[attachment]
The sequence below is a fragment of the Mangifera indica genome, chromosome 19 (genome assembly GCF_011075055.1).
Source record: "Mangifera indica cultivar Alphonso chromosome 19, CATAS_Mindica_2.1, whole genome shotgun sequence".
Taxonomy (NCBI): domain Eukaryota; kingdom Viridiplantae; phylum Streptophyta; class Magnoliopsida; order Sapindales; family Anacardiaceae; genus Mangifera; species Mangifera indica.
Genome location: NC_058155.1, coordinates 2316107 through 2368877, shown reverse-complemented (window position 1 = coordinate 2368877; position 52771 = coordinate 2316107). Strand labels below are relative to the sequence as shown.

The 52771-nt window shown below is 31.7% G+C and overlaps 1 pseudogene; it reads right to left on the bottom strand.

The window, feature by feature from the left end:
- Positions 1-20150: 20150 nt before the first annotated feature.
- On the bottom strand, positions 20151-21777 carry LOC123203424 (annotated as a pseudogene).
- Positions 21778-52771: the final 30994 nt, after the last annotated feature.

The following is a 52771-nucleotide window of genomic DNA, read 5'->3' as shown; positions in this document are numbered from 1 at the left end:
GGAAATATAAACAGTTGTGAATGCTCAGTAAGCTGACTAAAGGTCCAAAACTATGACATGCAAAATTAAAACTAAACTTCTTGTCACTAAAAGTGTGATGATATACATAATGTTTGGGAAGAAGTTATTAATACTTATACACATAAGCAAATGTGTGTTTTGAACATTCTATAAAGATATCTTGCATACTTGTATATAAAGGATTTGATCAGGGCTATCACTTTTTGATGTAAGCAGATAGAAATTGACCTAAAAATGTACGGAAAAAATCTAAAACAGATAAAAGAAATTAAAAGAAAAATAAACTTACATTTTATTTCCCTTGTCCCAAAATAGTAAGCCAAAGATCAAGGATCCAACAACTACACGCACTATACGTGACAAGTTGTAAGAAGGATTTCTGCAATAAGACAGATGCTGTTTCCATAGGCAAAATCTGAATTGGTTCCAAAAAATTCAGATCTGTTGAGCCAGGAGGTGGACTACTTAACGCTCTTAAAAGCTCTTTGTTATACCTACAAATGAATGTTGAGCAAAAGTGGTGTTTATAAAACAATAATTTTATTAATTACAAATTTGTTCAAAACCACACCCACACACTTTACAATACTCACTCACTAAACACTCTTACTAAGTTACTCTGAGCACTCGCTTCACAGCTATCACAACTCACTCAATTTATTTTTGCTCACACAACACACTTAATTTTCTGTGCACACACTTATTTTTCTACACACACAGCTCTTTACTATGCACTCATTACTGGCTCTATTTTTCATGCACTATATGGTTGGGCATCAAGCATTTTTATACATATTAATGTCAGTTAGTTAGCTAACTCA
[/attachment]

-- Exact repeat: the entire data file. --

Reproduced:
The sequence below is a fragment of the Mangifera indica genome, chromosome 19 (genome assembly GCF_011075055.1).
Source record: "Mangifera indica cultivar Alphonso chromosome 19, CATAS_Mindica_2.1, whole genome shotgun sequence".
Taxonomy (NCBI): domain Eukaryota; kingdom Viridiplantae; phylum Streptophyta; class Magnoliopsida; order Sapindales; family Anacardiaceae; genus Mangifera; species Mangifera indica.
Genome location: NC_058155.1, coordinates 2316107 through 2368877, shown reverse-complemented (window position 1 = coordinate 2368877; position 52771 = coordinate 2316107). Strand labels below are relative to the sequence as shown.

The 52771-nt window shown below is 31.7% G+C and overlaps 1 pseudogene; it reads right to left on the bottom strand.

The window, feature by feature from the left end:
- Positions 1-20150: 20150 nt before the first annotated feature.
- On the bottom strand, positions 20151-21777 carry LOC123203424 (annotated as a pseudogene).
- Positions 21778-52771: the final 30994 nt, after the last annotated feature.

The following is a 52771-nucleotide window of genomic DNA, read 5'->3' as shown; positions in this document are numbered from 1 at the left end:
GGAAATATAAACAGTTGTGAATGCTCAGTAAGCTGACTAAAGGTCCAAAACTATGACATGCAAAATTAAAACTAAACTTCTTGTCACTAAAAGTGTGATGATATACATAATGTTTGGGAAGAAGTTATTAATACTTATACACATAAGCAAATGTGTGTTTTGAACATTCTATAAAGATATCTTGCATACTTGTATATAAAGGATTTGATCAGGGCTATCACTTTTTGATGTAAGCAGATAGAAATTGACCTAAAAATGTACGGAAAAAATCTAAAACAGATAAAAGAAATTAAAAGAAAAATAAACTTACATTTTATTTCCCTTGTCCCAAAATAGTAAGCCAAAGATCAAGGATCCAACAACTACACGCACTATACGTGACAAGTTGTAAGAAGGATTTCTGCAATAAGACAGATGCTGTTTCCATAGGCAAAATCTGAATTGGTTCCAAAAAATTCAGATCTGTTGAGCCAGGAGGTGGACTACTTAACGCTCTTAAAAGCTCTTTGTTATACCTACAAATGAATGTTGAGCAAAAGTGGTGTTTATAAAACAATAATTTTATTAATTACAAATTTGTTCAAAACCACACCCACACACTTTACAATACTCACTCACTAAACACTCTTACTAAGTTACTCTGAGCACTCGCTTCACAGCTATCACAACTCACTCAATTTATTTTTGCTCACACAACACACTTAATTTTCTGTGCACACACTTATTTTTCTACACACACAGCTCTTTACTATGCACTCATTACTGGCTCTATTTTTCATGCACTATATGGTTGGGCATCAAGCATTTTTATACATATTAATGTCAGTTAGTTAGCTAACTCA